South West Africa Cases Ethiopia v SA Liberia v SA Preliminary Objections

1961, May 20; ICJ joined proceedings in the two cases The case related to the continued existence of the Mandate for South West Africa and the duties and performance of South Africa as Mandatory. South Africa raised preliminary objections to the ICJ jurisdiction 1. The mandate, including art 7 submission to the PCIJ, is no longer a treaty or convention in force within the meaning of art 37 (treaties under PCIJ/LN) of ICJ Art 7 mandate “the mandatory agrees … any dispute whatever should arise between the mandatory and another member of the LN relating to the interpretation or application of the provisions of the mandate, such dispute … shall be submitted to PCIJ” 2. Since all members of LN lost their membership when it ceased to exist, there is no ‘another member of the LN’ 3. The dispute brought before the court was not a dispute under art 7 Mandate. 4. If a dispute existed it was not one that could be settled by negotiation with the applicants and there had been no such negotiations with a view to its settlement Resolution: Existence of a dispute: it was not sufficient for one party to contentious case to assert that a dispute existed with the other party …Nor is it adequate to show that the interest of the two parties so such a case are in conflict. It must be shown that the claim of one party is positively opposed by the other. A dispute existed in the present case since it was clearly constituted by the opposing attitudes of the parties relating the performance of the obligations of the Mandate by the respondent as Mandatory.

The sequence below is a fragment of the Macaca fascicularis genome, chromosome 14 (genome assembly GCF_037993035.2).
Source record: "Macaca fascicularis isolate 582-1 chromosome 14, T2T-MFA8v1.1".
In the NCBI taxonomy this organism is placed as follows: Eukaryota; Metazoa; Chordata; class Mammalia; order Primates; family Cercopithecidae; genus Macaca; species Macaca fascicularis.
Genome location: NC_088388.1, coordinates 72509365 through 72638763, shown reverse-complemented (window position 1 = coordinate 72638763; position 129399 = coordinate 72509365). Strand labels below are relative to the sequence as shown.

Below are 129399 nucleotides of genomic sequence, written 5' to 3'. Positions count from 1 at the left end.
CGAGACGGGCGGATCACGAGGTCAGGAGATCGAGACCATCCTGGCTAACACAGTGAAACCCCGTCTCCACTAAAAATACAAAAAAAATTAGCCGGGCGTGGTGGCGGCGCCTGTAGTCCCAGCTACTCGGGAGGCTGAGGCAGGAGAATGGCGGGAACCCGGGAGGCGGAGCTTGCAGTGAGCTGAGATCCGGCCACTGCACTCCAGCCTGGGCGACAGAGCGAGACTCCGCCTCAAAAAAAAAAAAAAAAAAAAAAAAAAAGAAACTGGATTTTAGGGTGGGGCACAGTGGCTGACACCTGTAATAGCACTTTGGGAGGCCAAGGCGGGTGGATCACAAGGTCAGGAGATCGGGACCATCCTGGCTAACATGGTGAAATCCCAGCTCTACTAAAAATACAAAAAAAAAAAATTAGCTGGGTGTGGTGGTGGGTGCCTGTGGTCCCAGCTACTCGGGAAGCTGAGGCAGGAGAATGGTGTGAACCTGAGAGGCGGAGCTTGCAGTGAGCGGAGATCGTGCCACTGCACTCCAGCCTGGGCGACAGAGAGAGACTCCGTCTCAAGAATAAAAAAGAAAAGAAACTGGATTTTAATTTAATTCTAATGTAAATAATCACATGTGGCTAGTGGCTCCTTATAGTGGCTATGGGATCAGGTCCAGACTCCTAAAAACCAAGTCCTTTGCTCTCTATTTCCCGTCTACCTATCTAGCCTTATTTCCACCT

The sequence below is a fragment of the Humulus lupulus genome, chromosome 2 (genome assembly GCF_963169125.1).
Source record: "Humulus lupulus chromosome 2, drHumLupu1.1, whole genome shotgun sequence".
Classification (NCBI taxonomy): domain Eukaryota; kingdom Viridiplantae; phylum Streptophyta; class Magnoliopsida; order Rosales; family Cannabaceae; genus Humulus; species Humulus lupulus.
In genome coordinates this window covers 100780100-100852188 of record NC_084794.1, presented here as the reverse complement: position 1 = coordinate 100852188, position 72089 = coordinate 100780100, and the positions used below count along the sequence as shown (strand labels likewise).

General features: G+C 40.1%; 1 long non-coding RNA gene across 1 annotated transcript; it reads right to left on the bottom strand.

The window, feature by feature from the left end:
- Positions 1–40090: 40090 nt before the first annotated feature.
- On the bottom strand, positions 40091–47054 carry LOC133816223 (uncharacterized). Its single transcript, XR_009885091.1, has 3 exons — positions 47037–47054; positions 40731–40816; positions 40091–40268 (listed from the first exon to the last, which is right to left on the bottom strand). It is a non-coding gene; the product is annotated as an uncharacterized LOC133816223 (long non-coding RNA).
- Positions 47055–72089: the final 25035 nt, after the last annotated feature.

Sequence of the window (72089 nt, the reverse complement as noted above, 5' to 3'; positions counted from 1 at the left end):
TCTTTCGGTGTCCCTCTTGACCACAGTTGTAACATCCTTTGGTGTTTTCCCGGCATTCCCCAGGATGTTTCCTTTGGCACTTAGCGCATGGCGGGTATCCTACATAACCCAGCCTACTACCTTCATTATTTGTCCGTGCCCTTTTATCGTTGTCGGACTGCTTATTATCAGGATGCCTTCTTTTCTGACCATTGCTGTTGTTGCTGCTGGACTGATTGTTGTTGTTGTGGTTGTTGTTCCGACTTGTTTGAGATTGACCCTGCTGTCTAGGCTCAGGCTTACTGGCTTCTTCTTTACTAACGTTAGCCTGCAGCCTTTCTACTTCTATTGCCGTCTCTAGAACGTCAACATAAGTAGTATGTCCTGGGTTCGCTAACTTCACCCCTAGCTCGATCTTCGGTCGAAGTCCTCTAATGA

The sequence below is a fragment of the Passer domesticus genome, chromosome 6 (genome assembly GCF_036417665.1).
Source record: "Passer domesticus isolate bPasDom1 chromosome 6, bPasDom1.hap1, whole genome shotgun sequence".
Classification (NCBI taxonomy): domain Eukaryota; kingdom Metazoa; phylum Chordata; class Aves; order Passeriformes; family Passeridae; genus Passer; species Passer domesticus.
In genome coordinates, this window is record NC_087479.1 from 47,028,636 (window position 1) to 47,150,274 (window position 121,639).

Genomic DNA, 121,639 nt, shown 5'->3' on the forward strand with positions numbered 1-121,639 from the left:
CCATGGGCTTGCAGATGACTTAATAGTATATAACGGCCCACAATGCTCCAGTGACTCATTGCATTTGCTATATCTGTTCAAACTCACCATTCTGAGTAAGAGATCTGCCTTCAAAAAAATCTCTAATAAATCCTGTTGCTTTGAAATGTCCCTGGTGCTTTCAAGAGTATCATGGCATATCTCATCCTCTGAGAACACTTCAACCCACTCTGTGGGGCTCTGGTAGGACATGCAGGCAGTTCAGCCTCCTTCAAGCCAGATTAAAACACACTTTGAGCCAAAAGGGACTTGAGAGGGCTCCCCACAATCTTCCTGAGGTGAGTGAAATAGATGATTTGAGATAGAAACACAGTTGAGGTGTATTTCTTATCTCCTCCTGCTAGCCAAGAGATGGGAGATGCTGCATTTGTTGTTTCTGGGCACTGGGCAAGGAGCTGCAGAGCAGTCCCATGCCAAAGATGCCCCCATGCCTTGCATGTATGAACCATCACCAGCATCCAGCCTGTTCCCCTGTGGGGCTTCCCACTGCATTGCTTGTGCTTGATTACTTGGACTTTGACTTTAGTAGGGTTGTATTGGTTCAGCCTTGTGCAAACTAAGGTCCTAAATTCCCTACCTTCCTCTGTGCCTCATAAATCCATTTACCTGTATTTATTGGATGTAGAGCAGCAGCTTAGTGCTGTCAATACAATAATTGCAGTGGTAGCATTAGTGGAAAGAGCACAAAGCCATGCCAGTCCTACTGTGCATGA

The essential principle of the Mandate system consisted in the recognition of certain rights of the peoples of the underdeveloped territories 1. AO 1950, the obligation of SA to submit to international supervision were crystal clear. LN ceased to exist April 1946, UN entered into force October 1945, the three parties to the proceedings ratified UN November 1945. By UN art 92 (SICJ part of UNCh) 93 (UN member = SICJ member) and 37 ICJ (treaties under PCIJ/LN) respondent bound itself by ratifying the UN while LN was still alive. Mandate was in full force to accept compulsory jurisdiction of PCIJ (ICJ) 2. Judicial protection of the sacred trust in each mandate was essential feature of the Mandate system. Neither the council nor the LN were entitled to appear before the court, so that was the reason other members could bring a dispute before ICJ [compare necessity argument merits] 3. the scope and purport of the provision ‘any dispute whatever’ indicated that the members of LN were understood to have a legal right or interest in the observance by the Mandatory of its obligations both (substantive) towards the inhabitants of the territory and (procedural) obligation to submit to supervision to the LN and its members 4. A deadlock had been reached in the collective negotiation in the past, no reasonable probability existed that further negotiations would lead to a settlement. What mattered was not the form of negotiation as the attitude of the parties. The court was competent to hear the dispute on the merits